Marshall strikes again
The plaintiff was memory module specialist Netlist.
For several decades the Eastern District Court of Texas in the town of Marshall has been the go-to court in the US for patent law cases.
At its peak the courtroom (pictured) was hearing 40% of the patent cases in the USA.
The court’s judges energetically promoted it as the best place to file a patent suit.
One judge, Alan Albright, gave a presentation to the American Intellectual Property Law Association entitled “Why You Should File Your Next Patent Case Across the Street from the ‘Hey Sugar.’” Hey Sugar being a shop.
To keep the cases rolling through the court at a good clip, a Marshall judge called T. John Ward devised the court’s so-called “rocket docket,” rules. With these rules, Ward, according to Texas Monthly: “Limited the number of pages lawyers could file in their motions, set strict timetables for hearings, and used a timer to rein in lawyers’ presentations in the courtroom.”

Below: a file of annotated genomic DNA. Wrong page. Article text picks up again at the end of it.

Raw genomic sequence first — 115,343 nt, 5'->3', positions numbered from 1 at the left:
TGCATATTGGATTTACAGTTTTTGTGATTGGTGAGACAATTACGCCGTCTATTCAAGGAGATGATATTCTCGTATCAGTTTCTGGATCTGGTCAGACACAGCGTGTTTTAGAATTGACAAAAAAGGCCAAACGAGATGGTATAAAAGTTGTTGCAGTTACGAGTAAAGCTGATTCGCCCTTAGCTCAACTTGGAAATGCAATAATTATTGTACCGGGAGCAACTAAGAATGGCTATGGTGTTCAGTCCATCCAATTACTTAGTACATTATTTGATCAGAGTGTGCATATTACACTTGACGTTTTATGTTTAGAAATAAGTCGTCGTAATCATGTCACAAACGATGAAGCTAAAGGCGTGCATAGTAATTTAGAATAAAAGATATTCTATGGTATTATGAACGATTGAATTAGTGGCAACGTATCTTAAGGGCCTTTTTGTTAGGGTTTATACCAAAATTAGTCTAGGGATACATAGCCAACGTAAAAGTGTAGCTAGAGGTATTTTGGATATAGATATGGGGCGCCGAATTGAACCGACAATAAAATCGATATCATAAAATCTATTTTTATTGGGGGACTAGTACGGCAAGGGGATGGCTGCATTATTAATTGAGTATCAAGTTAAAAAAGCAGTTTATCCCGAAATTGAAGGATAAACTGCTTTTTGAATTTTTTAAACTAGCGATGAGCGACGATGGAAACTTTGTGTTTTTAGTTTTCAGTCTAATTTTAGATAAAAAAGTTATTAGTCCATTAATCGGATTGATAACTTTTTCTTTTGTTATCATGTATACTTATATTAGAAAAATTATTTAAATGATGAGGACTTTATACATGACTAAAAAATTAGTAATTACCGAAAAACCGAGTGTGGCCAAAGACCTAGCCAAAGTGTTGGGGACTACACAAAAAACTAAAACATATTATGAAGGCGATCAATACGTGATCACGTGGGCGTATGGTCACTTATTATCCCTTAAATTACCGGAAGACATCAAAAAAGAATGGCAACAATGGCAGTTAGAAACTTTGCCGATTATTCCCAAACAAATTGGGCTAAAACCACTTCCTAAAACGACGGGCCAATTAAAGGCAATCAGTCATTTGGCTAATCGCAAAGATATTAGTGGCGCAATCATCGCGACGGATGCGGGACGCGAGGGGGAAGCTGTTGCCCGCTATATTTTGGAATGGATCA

Apple, Huawei, HP, Samsung and many others have felt the legal lash in Marshall. A patent troll was awarded $533 million in damages against Apple in 2015 which was overturned on appeal in 2017.
The American Tort Reform Association dubbed the court a “judicial hellhole.”
In last week’s case the jury decided that that Samsung’s memory modules for high-performance computing willfully infringed all five patents that Netlist accused the Korean tech giant of violating
Samsung, which has appeared frequently in the Marshall court, will feel especially aggrieved because, to butter up the local citizenry, it built an open air ice rink next door to the courthouse.
The citizenry, of course, form the juries which decide the court’s patent trials.
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